`Developmental Dyspraxia (also known as Developmental Coordination Disorder and the Clumsy Child Syndrome) is a neurologically based disorder of motor function, affecting the gaining of new skills and the carrying out of those already learned.’
It affects children in different ways at different stages of development, and is inconsistent – as if sometimes information is `put away’ in the wrong drawer.
It is not a behaviour problem, not an overt physical disability, and may not even be visible – until the child tries to learn a new skill, or to repeat a learned one out of context. If you see a child with Dyspraxia in the playground, they may seem just like their peers.
Dyspraxia requires a diagnosis by a medical practitioner or Occupational Therapist.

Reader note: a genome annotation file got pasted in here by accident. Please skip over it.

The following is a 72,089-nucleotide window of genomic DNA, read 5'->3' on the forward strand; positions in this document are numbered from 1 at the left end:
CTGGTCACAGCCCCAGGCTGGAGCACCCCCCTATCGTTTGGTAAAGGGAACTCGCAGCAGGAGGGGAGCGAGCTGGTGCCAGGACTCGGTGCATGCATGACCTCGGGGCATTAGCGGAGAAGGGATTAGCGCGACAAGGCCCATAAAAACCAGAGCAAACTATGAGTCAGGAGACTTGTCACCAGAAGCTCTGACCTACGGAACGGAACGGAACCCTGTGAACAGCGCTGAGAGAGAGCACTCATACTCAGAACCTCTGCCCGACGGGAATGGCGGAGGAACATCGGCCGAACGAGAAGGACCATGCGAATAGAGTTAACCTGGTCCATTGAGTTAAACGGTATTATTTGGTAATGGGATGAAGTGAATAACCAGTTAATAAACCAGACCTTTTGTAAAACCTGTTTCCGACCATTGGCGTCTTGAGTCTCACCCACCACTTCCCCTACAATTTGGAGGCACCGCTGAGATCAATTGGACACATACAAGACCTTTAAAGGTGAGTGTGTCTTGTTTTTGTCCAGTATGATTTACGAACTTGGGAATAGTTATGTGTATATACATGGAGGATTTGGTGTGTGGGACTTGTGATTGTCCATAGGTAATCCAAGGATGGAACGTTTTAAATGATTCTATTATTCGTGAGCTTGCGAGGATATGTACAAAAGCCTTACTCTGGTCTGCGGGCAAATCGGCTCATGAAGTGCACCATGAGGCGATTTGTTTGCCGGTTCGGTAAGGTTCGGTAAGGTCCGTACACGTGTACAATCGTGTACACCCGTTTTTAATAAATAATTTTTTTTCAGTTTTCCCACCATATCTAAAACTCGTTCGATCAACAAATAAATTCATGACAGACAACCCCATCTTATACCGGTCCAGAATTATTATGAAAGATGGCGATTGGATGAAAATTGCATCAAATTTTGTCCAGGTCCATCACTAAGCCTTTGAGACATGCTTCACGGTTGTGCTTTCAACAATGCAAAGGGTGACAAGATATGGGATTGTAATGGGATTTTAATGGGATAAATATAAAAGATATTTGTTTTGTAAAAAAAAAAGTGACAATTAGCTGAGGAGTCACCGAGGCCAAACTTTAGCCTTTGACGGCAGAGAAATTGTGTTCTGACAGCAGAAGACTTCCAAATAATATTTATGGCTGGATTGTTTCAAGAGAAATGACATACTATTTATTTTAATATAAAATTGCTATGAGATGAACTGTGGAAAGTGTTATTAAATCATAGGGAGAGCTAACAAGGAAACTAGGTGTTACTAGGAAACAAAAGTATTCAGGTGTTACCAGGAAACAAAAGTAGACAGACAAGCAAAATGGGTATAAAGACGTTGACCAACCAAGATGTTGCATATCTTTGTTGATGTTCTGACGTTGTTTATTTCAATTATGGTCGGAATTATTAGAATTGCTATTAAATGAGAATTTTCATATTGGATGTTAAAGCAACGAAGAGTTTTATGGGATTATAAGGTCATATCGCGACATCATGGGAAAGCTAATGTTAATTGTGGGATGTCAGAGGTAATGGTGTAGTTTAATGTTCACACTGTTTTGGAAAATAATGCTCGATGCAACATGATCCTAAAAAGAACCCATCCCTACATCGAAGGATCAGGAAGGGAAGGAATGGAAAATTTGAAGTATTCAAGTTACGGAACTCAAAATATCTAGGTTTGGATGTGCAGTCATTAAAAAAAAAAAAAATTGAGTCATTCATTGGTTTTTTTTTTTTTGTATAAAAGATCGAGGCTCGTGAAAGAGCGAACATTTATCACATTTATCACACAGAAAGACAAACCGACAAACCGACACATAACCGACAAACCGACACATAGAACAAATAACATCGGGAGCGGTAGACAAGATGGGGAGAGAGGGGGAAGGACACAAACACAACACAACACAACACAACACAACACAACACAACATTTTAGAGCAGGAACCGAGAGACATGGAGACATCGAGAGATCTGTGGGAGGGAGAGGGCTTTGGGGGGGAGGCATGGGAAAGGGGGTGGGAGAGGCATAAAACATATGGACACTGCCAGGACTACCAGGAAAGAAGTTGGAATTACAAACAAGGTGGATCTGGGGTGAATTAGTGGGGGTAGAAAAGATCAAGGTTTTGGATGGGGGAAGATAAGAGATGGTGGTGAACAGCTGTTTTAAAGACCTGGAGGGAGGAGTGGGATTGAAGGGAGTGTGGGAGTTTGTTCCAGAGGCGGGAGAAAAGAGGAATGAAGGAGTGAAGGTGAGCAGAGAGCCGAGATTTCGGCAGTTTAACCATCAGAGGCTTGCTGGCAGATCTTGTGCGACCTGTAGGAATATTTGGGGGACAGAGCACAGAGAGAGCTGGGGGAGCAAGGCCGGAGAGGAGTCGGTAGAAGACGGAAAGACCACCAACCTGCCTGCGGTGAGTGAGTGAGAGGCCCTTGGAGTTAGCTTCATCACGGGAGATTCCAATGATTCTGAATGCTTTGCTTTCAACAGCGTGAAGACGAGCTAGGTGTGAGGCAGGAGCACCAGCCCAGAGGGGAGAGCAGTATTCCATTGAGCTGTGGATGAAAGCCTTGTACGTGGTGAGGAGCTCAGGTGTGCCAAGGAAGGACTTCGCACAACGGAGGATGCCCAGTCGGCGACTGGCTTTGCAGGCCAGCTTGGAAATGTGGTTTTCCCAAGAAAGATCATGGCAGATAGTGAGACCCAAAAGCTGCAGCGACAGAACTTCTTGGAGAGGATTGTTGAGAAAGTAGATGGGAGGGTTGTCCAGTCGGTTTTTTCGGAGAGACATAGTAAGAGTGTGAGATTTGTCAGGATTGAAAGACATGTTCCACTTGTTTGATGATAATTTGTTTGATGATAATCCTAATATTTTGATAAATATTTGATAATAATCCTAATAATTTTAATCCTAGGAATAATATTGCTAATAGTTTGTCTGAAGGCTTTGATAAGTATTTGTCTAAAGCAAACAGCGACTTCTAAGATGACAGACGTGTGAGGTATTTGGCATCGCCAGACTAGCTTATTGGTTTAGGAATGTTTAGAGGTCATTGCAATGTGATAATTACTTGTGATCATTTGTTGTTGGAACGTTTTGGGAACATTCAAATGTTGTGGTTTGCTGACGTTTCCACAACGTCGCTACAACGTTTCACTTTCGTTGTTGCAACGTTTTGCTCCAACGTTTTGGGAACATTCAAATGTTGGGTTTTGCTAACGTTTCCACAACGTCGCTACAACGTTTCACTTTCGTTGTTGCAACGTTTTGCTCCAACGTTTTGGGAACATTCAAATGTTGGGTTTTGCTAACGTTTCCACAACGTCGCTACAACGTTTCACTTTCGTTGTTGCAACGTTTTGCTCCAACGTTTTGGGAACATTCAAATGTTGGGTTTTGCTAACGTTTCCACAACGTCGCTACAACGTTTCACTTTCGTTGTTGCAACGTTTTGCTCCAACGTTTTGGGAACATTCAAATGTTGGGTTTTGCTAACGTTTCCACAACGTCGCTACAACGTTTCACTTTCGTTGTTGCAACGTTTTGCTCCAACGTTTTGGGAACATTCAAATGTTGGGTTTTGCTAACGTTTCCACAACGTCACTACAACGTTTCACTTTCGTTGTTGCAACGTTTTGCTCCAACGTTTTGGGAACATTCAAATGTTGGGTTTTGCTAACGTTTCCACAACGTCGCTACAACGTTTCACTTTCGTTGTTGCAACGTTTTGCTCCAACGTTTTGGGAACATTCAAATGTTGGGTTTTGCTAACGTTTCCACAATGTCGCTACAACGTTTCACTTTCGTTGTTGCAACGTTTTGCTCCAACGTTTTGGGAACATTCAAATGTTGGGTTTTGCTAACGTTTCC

The child with Dyspraxia may be:
- the clumsy child,
- the one who may be very distractable, who can’t recall today what he knew yesterday,
- has difficulty following a set of instructions,
- continually trailing behind the others, losing his books and is totally disorganised,
- fails exams and tests even though the teacher is convinced he knows the work,
- continually losing things,
- unable to organise ideas for essays,
- processing information slowly,
- stumbles when reading aloud,
- has illegible handwriting,
- cannot draw,
- a social disaster,
- bright and intelligent, but failing educationally,
- the child who would, if he could, but sometimes can’t.
Ref: Dyspraxia support Group of NZ
There are often overlaps with other disabilities such as Dyslexia.